The Twins reportedly need to decide on whether to pick up Torii Hunter's contract option for 2007 before the end of the week. Hunter's option isn't the only decision that needs to be made, and it might not even be the biggest, considering the impact of guaranteeing Carlos Silva $4.3 million and a rotation spot next year. But Hunter's is the most expensive contract option the Twins will have ever picked up, so it requires its share of consideration.
The debate has raged for most of the year. Two months ago, you were hard-pressed to find someone who thought the Twins would pick up the option. A week ago, you were hard-pressed to find someone who didn't. Ironically, that swing corresponded with a decrease in Torii's defense, the facet of the game for which Torii is best known. The .314 BA and 9 home runs he sported in September might have had something to do with that.
It's assumed now that the Twins will pick up Hunter's option, but the reasons given aren't always clear. Some say it's because he's earned it. Some say it's because not doing so would send the wrong message to the fans, or the team. And some think they Twins should because they only recently figured out the concept of "sunk cost" and had previously assumed it was a $12 million option ($2.5 M is guaranteed regardless).
The problem is that none of these are the question that really should be asked. That question is - would the team be better with Hunter in center field at $9.5 million, or with someone else in center field with a different amount of money. That's a harder question to ask, of course, becuase it requires some research. At GameDay, we're all about research (though not so much about html formatting, which is why you're going to need to scroll down a bit), so let's take a look at the other options, and you can decide for yourself what the answer is.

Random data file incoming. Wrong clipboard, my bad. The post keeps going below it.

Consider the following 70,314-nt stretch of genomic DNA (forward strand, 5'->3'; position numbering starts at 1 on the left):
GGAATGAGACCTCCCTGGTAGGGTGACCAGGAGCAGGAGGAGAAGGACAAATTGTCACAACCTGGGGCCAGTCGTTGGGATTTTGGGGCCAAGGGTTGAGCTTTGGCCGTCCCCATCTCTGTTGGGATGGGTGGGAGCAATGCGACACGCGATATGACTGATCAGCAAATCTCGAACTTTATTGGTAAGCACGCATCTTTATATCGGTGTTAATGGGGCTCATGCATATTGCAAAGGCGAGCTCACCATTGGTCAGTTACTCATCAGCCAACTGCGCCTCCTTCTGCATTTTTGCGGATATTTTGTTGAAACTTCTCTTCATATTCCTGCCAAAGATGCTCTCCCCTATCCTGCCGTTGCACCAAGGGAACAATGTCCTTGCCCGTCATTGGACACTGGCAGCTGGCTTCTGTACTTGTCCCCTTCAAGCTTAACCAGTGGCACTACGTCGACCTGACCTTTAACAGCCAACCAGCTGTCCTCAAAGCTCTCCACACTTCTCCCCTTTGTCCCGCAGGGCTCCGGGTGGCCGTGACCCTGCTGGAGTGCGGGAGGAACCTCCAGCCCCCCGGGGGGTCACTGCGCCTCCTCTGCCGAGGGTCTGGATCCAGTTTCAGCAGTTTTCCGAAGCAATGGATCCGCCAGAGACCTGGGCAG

|Gary Matthews Jr.||Tex||32||620||19||79||10||0.313||0.371||0.495||0.866|
You'll notice that these are not young men. You'll also notice that above Torii, there aren't a lot of sure things.
David Dellucci is listed as a center fielder, but played a corner spot most of this year, and was traded away from the Rangers because he wasn't a true center fielder. He also has never hit left-handers, and really only played as a utility outfieder in Philly, though he had a very good 2005 in Texas. I suspect his defense isn't deemed solid enough for the Twins to be interested, but he would certainly cost less than Hunter - he made just $950,000 last year.
The most interesting free agent test will be that of Gary Matthews Jr. It's unusual for a breakthrough year to happen to a 31-year-old, but Matthews was the complete package, offenseivly and defensively. This will be his last, best chance at a payday, but he's also probably cheaper than Hunter. I wouldn't be shocked if he signs for $15M over 3 years. If he's legit, that's going to be a great buy for some team.
I'm including Mike Cameron on the list, but he likely won't be available, because the Padres have a $7M option ($0.5 M buyout). Cameron may be the most comparable player on this list for Hunter, and another playoff team is debating whether to pick up his option, which is $3M less. However, it sound like they are planning on picking up that option, so the market is more or less set.
You can take a look at the options below Hunter yourself. Several qualify as "speedsters", which would require some fancy stepping as the the Twins would need to move Castillo. The only one likely to cost more than $5M per year would be Juan Pierre.
There are more options here than I thought, and it shows that if the Twins decide not to pick up Hunter's option, it doesn't necessarily mean they're going to turn to Lew Ford or Jason Tyner or Denard Span. But they would need to risk losing Hunter before the free agent season starts, and then they're at the mercy of the market. Ultimately, their risk aversion likely means they'll still pick up the option.